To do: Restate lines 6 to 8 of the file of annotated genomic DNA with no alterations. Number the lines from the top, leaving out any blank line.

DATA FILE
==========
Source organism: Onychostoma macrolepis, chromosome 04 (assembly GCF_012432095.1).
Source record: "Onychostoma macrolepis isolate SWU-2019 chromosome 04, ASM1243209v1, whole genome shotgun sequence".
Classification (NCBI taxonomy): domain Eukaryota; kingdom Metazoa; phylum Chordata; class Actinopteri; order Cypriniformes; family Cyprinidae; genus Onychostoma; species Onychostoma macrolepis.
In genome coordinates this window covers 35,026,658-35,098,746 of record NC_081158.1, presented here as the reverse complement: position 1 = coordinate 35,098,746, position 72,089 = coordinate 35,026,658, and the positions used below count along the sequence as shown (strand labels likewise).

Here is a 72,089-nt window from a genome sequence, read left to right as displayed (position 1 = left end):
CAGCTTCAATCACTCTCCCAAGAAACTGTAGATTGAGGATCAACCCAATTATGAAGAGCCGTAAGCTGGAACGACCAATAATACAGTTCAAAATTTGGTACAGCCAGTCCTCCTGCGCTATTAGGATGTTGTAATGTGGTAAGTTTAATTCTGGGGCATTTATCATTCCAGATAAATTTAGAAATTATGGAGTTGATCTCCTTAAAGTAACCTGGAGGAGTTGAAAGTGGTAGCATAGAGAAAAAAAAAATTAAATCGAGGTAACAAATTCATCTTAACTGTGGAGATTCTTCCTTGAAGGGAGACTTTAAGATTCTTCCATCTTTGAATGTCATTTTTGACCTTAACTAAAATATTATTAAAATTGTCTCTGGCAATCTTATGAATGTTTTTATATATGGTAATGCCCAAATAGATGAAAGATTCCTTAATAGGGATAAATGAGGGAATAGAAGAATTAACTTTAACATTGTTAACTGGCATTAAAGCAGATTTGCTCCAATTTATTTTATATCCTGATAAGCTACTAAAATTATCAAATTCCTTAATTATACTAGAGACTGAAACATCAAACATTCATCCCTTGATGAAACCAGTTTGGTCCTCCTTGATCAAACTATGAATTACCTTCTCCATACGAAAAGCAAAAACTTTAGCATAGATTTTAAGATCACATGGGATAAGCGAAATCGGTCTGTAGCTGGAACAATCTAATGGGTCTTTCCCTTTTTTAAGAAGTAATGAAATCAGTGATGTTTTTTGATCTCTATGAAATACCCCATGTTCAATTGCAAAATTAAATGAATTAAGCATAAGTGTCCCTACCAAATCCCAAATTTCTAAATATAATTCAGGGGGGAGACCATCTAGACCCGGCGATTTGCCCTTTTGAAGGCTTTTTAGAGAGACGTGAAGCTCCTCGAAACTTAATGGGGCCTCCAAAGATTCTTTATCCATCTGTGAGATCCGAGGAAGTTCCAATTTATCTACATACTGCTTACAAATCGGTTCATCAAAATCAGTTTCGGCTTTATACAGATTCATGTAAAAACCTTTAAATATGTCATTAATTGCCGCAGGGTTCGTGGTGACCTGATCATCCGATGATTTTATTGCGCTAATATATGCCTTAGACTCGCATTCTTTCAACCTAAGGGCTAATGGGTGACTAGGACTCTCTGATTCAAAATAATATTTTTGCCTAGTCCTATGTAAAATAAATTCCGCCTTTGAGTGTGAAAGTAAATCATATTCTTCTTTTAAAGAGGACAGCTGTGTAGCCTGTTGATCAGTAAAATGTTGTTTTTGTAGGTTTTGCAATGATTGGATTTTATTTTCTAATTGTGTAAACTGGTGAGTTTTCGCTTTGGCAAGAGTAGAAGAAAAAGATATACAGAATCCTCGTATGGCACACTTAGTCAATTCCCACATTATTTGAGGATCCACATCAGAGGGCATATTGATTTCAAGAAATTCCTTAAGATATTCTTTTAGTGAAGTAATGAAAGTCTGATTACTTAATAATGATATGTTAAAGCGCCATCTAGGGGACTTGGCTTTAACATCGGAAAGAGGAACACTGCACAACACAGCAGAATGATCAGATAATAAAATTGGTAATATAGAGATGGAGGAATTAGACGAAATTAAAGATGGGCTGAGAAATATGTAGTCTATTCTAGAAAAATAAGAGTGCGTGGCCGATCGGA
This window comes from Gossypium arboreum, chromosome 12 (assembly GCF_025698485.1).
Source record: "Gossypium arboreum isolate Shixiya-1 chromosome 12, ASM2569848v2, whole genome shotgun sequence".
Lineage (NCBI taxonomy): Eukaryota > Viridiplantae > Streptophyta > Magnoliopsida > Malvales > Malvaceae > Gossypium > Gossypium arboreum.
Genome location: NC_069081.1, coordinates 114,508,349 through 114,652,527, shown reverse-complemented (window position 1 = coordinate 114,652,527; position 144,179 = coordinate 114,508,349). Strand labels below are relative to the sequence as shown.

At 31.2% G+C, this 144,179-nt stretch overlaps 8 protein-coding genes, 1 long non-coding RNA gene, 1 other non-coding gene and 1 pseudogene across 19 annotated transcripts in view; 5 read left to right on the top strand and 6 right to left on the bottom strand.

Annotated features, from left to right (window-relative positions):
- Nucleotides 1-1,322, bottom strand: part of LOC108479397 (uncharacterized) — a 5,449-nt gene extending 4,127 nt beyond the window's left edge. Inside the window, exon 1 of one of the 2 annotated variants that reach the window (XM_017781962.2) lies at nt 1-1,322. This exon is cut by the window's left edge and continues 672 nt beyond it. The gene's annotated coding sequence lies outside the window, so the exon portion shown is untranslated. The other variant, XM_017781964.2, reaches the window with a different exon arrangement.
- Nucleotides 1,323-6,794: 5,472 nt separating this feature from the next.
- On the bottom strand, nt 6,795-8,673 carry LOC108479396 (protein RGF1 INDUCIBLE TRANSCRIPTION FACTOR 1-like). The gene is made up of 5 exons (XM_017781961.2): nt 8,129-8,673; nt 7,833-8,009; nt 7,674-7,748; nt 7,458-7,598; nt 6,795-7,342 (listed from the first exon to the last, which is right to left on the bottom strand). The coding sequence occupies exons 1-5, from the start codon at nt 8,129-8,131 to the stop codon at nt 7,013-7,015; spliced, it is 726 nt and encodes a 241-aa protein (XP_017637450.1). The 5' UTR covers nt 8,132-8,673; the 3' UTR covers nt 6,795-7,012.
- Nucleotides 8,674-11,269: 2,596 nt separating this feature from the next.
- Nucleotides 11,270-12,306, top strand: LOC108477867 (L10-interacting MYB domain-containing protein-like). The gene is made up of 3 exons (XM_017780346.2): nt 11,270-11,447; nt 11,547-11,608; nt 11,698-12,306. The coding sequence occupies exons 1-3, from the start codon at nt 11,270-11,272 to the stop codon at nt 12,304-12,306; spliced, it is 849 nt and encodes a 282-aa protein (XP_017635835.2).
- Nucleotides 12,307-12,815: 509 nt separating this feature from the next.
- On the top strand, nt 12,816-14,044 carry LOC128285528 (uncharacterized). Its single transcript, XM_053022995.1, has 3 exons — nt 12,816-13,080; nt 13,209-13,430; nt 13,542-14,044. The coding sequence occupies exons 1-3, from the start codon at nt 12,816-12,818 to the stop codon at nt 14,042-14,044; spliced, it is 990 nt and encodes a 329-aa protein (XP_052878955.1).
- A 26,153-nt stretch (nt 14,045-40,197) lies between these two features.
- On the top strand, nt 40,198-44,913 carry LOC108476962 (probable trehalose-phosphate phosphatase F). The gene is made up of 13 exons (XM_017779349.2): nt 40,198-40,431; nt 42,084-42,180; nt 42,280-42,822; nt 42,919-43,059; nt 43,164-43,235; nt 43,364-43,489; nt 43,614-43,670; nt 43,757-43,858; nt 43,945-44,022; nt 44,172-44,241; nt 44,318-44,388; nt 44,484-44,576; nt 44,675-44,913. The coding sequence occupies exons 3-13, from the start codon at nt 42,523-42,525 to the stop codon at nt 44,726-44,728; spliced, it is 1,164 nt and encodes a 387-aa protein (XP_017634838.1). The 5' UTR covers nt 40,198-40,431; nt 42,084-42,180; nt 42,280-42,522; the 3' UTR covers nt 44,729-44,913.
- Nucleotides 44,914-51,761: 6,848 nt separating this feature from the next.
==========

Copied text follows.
CAGCTTCAATCACTCTCCCAAGAAACTGTAGATTGAGGATCAACCCAATTATGAAGAGCCGTAAGCTGGAACGACCAATAATACAGTTCAAAATTTGGTACAGCCAGTCCTCCTGCGCTATTAGGATGTTGTAATGTGGTAAGTTTAATTCTGGGGCATTTATCATTCCAGATAAATTTAGAAATTATGGAGTTGATCTCCTTAAAGTAACCTGGAGGAGTTGAAAGTGGTAGCATAGAGAAAAAAAAAATTAAATCGAGGTAACAAATTCATCTTAACTGTGGAGATTCTTCCTTGAAGGGAGACTTTAAGATTCTTCCATCTTTGAATGTCATTTTTGACCTTAACTAAAATATTATTAAAATTGTCTCTGGCAATCTTATGAATGTTTTTATATATGGTAATGCCCAAATAGATGAAAGATTCCTTAATAGGGATAAATGAGGGAATAGAAGAATTAACTTTAACATTGTTAACTGGCATTAAAGCAGATTTGCTCCAATTTATTTTATATCCTGATAAGCTACTAAAATTATCAAATTCCTTAATTATACTAGAGACTGAAACATCAAACATTCATCCCTTGATGAAACCAGTTTGGTCCTCCTTGATCAAACTATGAATTACCTTCTCCATACGAAAAGCAAAAACTTTAGCATAGATTTTAAGATCACATGGGATAAGCGAAATCGGTCTGTAGCTGGAACAATCTAATGGGTCTTTCCCTTTTTTAAGAAGTAATGAAATCAGTGATGTTTTTTGATCTCTATGAAATACCCCATGTTCAATTGCAAAATTAAATGAATTAAGCATAAGTGTCCCTACCAAATCCCAAATTTCTAAATATAATTCAGGGGGGAGACCATCTAGACCCGGCGATTTGCCCTTTTGAAGGCTTTTTAGAGAGACGTGAAGCTCCTCGAAACTTAATGGGGCCTCCAAAGATTCTTTATCCATCTGTGAGATCCGAGGAAGTTCCAATTTATCTACATACTGCTTACAAATCGGTTCATCAAAATCAGTTTCGGCTTTATACAGATTCATGTAAAAACCTTTAAATATGTCATTAATTGCCGCAGGGTTCGTGGTGACCTGATCATCCGATGATTTTATTGCGCTAATATATGCCTTAGACTCGCATTCTTTCAACCTAAGGGCTAATGGGTGACTAGGACTCTCTGATTCAAAATAATATTTTTGCCTAGTCCTATGTAAAATAAATTCCGCCTTTGAGTGTGAAAGTAAATCATATTCTTCTTTTAAAGAGGACAGCTGTGTAGCCTGTTGATCAGTAAAATGTTGTTTTTGTAGGTTTTGCAATGATTGGATTTTATTTTCTAATTGTGTAAACTGGTGAGTTTTCGCTTTGGCAAGAGTAGAAGAAAAAGATATACAGAATCCTCGTATGGCACACTTAGTCAATTCCCACATTATTTGAGGATCCACATCAGAGGGCATATTGATTTCAAGAAATTCCTTAAGATATTCTTTTAGTGAAGTAATGAAAGTCTGATTACTTAATAATGATATGTTAAAGCGCCATCTAGGGGACTTGGCTTTAACATCGGAAAGAGGAACACTGCACAACACAGCAGAATGATCAGATAATAAAATTGGTAATATAGAGATGGAGGAATTAGACGAAATTAAAGATGGGCTGAGAAATATGTAGTCTATTCTAGAAAAATAAGAGTGCGTGGCCGATCGGA
This window comes from Gossypium arboreum, chromosome 12 (assembly GCF_025698485.1).
Source record: "Gossypium arboreum isolate Shixiya-1 chromosome 12, ASM2569848v2, whole genome shotgun sequence".